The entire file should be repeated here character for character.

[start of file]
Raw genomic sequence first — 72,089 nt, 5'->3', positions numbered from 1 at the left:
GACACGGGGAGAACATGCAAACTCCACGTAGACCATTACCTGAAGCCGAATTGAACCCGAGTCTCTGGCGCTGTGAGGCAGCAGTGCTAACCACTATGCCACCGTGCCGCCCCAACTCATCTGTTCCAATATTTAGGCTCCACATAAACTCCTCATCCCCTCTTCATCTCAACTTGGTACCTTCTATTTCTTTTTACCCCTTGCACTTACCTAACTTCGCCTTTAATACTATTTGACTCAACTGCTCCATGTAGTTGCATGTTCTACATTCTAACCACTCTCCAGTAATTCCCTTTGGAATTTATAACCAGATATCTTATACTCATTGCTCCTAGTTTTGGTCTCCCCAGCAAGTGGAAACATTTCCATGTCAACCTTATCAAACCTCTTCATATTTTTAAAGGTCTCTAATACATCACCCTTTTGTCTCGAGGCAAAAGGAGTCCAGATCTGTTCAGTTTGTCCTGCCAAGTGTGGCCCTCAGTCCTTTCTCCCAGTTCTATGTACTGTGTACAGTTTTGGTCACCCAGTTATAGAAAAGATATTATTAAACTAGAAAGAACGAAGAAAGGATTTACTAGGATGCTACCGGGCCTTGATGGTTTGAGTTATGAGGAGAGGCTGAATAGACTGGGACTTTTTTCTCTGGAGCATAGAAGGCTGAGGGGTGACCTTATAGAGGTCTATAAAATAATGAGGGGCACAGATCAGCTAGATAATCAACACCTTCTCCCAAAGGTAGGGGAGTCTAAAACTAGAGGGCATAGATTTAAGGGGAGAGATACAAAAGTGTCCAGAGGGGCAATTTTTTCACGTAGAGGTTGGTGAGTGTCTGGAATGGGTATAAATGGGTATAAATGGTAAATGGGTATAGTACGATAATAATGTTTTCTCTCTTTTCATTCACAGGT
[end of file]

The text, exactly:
Raw genomic sequence first — 72,089 nt, 5'->3', positions numbered from 1 at the left:
GACACGGGGAGAACATGCAAACTCCACGTAGACCATTACCTGAAGCCGAATTGAACCCGAGTCTCTGGCGCTGTGAGGCAGCAGTGCTAACCACTATGCCACCGTGCCGCCCCAACTCATCTGTTCCAATATTTAGGCTCCACATAAACTCCTCATCCCCTCTTCATCTCAACTTGGTACCTTCTATTTCTTTTTACCCCTTGCACTTACCTAACTTCGCCTTTAATACTATTTGACTCAACTGCTCCATGTAGTTGCATGTTCTACATTCTAACCACTCTCCAGTAATTCCCTTTGGAATTTATAACCAGATATCTTATACTCATTGCTCCTAGTTTTGGTCTCCCCAGCAAGTGGAAACATTTCCATGTCAACCTTATCAAACCTCTTCATATTTTTAAAGGTCTCTAATACATCACCCTTTTGTCTCGAGGCAAAAGGAGTCCAGATCTGTTCAGTTTGTCCTGCCAAGTGTGGCCCTCAGTCCTTTCTCCCAGTTCTATGTACTGTGTACAGTTTTGGTCACCCAGTTATAGAAAAGATATTATTAAACTAGAAAGAACGAAGAAAGGATTTACTAGGATGCTACCGGGCCTTGATGGTTTGAGTTATGAGGAGAGGCTGAATAGACTGGGACTTTTTTCTCTGGAGCATAGAAGGCTGAGGGGTGACCTTATAGAGGTCTATAAAATAATGAGGGGCACAGATCAGCTAGATAATCAACACCTTCTCCCAAAGGTAGGGGAGTCTAAAACTAGAGGGCATAGATTTAAGGGGAGAGATACAAAAGTGTCCAGAGGGGCAATTTTTTCACGTAGAGGTTGGTGAGTGTCTGGAATGGGTATAAATGGGTATAAATGGTAAATGGGTATAGTACGATAATAATGTTTTCTCTCTTTTCATTCACAGGT